Do you travel for work? Does your employer make you pay for some of your expenses?
Don’t simply suffer with the cost of airport food—deduct it instead. It’s a common misconception that only business owners can deduct the cost of their travel. If you’re one of the many people who think that only big guys get tax breaks, think again. Employees and contractors can take the travel expense deduction too.
To claim the deduction, you have to cross a couple of preliminary hurdles. First, your business trip must be long enough that you need to eat and sleep in order to meet the demands of your job. Napping in your car at a McDonald’s (Stock Quote: MCD) parking lot between Chicago and Milwaukee doesn’t count, but your typical overnight trip to the Denver office does. Second, in order to claim the deduction, your trip must relate to your work. If you do some sightseeing in the evening, don’t worry; your travel expenses will still be deductible. But if you take a two-week wine tasting tour and sneak a dental conference into the middle, you really shouldn’t claim the deduction.
So let’s say that you took a legitimate business trip and stayed overnight. What expenses can you deduct? All of your usual travel costs are included, so save your Southwest receipt (Stock Quote: LUV) and the Marriott bill (Stock Quote: MAR). If you drove to your destination instead, you can deduct the standard mileage rate. But don’t forget to keep track of less obvious expenses. Your employer is not as likely to reimburse you for things like tips, dry cleaning, laundry and lodging taxes, but all of those expenses are deductible. Finally, you can deduct 50% of the cost of your meals, so go ahead and hit Morton’s (Stock Quote: MRT) for some prime-aged beef.
If you’re a cheap date, you should claim the standard meal allowance instead. It’s a daily amount set by the IRS, and it varies by location. For 2008, it was $39 a day or more, and you can find the rate for your favorite city at the IRS web site (pdf).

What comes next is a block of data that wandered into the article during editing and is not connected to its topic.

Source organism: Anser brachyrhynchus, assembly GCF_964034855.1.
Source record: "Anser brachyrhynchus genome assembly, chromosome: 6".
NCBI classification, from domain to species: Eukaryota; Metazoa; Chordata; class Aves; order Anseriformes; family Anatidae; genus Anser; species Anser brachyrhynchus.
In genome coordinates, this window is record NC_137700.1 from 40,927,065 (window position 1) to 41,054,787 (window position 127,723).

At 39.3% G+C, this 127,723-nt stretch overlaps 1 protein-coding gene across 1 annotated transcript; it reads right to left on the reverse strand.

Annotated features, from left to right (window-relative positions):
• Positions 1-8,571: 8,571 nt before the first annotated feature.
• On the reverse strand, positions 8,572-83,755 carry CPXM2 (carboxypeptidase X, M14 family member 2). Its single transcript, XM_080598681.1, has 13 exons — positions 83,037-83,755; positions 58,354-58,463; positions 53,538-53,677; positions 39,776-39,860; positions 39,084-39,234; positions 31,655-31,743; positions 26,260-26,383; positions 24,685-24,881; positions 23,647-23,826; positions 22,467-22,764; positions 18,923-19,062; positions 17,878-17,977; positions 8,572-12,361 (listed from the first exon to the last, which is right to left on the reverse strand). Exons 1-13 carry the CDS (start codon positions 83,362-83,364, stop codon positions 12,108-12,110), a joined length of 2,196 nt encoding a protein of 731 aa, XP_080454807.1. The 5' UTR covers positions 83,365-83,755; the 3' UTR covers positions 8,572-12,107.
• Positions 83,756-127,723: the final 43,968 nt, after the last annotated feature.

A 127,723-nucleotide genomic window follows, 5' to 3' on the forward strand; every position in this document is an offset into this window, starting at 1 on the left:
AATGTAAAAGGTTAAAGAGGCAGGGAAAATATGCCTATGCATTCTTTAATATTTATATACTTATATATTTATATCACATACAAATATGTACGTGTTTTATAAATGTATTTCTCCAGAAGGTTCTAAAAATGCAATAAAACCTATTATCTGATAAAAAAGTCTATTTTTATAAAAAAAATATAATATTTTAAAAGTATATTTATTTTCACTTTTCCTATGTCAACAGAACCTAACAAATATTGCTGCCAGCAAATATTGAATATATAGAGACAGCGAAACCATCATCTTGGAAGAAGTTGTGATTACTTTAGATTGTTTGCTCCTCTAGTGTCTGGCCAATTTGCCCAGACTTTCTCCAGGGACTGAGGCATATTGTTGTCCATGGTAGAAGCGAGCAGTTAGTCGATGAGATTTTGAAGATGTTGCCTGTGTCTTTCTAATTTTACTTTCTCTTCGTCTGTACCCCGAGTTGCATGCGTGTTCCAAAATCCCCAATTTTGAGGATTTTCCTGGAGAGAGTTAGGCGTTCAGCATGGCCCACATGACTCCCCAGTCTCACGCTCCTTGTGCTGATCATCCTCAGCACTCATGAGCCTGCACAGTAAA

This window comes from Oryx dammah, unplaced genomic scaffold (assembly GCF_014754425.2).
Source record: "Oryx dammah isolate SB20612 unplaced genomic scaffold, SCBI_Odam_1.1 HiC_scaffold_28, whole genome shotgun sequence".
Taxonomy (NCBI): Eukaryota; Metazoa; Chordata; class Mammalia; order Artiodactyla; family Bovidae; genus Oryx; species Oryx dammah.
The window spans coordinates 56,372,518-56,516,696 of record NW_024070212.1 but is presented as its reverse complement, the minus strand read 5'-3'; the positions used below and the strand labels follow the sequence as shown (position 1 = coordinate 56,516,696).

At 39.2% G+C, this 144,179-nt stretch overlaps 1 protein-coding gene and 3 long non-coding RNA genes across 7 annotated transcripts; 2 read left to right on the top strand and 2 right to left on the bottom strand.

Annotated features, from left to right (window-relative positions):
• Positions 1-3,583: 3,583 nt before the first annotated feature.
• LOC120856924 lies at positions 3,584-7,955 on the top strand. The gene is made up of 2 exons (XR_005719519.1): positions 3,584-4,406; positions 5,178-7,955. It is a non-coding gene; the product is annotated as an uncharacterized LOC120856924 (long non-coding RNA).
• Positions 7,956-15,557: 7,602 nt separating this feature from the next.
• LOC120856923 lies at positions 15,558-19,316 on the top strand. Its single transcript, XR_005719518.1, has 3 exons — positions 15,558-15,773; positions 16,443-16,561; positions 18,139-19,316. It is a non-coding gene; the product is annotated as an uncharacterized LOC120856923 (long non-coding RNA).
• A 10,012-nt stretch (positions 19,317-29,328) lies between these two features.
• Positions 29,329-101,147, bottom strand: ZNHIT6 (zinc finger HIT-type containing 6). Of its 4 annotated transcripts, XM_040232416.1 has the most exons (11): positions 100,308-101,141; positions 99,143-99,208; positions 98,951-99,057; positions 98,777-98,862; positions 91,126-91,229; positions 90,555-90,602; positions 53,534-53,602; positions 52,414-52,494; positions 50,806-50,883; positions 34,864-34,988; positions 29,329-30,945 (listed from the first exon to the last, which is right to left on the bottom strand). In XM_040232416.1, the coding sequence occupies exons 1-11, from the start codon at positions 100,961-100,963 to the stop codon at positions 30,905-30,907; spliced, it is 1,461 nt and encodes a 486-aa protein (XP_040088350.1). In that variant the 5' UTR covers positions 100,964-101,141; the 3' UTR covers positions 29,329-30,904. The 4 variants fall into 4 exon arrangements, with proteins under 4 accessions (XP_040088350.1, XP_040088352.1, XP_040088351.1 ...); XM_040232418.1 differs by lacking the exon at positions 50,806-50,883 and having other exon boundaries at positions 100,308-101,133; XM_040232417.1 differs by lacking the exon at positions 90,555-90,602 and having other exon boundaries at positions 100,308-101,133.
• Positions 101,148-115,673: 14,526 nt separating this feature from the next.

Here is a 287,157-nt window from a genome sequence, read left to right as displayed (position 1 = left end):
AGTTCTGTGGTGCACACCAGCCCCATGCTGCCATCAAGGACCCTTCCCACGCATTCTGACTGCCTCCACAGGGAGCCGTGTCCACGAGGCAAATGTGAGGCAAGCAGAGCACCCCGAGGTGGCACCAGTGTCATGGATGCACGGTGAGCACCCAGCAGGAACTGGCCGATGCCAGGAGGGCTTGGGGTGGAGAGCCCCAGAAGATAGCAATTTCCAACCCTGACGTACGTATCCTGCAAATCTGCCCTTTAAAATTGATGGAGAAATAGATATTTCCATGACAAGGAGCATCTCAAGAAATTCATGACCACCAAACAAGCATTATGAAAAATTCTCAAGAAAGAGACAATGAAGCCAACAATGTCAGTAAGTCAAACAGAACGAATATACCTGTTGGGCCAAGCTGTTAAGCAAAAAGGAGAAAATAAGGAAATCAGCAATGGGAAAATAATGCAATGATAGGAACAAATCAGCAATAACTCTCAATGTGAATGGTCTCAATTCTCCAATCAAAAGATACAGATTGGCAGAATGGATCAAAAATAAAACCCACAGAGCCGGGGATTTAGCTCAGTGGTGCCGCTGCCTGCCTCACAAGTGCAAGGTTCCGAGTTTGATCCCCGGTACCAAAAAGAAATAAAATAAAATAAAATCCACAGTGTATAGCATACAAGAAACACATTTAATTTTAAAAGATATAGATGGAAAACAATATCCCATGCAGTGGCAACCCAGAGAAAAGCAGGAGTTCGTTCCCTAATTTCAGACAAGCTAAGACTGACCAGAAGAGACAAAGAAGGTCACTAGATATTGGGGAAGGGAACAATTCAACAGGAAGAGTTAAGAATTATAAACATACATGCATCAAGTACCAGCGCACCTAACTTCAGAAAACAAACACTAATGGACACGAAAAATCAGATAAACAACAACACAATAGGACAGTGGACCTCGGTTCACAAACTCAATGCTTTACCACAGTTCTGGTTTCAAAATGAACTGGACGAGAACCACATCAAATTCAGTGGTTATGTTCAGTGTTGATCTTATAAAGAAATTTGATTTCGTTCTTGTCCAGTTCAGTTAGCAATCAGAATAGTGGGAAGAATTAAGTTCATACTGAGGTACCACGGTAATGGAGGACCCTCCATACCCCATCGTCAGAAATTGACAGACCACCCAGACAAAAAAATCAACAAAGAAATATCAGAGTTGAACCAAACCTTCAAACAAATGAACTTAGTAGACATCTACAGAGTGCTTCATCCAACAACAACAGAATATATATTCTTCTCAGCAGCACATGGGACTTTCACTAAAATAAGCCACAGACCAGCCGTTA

Finally, a word about employer reimbursements. If your employer has an “accountable plan” for travel reimbursements, you can only deduct the part of your travel cost that exceeds the reimbursement amount. This is because the IRS does not tax your reimbursement amount. In contrast, if your employer’s reimbursement plan is not an accountable plan, the IRS will treat the amount of your reimbursement as taxable income to you. That’s a scary thought, but don’t worry, you can deduct all of your travel costs, including the ones covered by the reimbursement. Your human resources manager can tell you which sort of plan your employer uses. Ask about it now so that you can take full advantage of the deduction without running into audit trouble later.
If you found yourself on the road in 2008, take heart. Your out-of-pocket expenses aren’t lost. You can bring some of your hard-earned cash home again by taking the travel expense deduction. And if you like that one, check out our tax tips on other unreimbursed business expenses. Who knows? You just might save a bundle.
Be sure to check out the complete archive of Daily Deductions.